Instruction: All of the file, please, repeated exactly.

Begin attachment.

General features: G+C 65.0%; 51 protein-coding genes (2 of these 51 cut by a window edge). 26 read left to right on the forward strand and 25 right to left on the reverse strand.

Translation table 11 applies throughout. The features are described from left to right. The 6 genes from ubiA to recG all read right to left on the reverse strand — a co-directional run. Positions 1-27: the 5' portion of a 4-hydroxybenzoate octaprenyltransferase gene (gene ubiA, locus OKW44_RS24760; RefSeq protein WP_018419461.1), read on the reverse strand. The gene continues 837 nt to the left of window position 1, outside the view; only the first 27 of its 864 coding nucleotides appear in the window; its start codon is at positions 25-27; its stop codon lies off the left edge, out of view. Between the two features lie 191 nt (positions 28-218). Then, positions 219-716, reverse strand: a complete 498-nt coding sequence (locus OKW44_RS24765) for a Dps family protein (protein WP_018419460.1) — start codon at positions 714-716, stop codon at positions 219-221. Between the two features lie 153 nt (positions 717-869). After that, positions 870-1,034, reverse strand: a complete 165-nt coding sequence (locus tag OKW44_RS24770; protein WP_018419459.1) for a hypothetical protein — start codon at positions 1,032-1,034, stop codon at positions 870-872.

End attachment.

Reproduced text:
General features: G+C 65.0%; 51 protein-coding genes (2 of these 51 cut by a window edge). 26 read left to right on the forward strand and 25 right to left on the reverse strand.

Translation table 11 applies throughout. The features are described from left to right. The 6 genes from ubiA to recG all read right to left on the reverse strand — a co-directional run. Positions 1-27: the 5' portion of a 4-hydroxybenzoate octaprenyltransferase gene (gene ubiA, locus OKW44_RS24760; RefSeq protein WP_018419461.1), read on the reverse strand. The gene continues 837 nt to the left of window position 1, outside the view; only the first 27 of its 864 coding nucleotides appear in the window; its start codon is at positions 25-27; its stop codon lies off the left edge, out of view. Between the two features lie 191 nt (positions 28-218). Then, positions 219-716, reverse strand: a complete 498-nt coding sequence (locus OKW44_RS24765) for a Dps family protein (protein WP_018419460.1) — start codon at positions 714-716, stop codon at positions 219-221. Between the two features lie 153 nt (positions 717-869). After that, positions 870-1,034, reverse strand: a complete 165-nt coding sequence (locus tag OKW44_RS24770; protein WP_018419459.1) for a hypothetical protein — start codon at positions 1,032-1,034, stop codon at positions 870-872.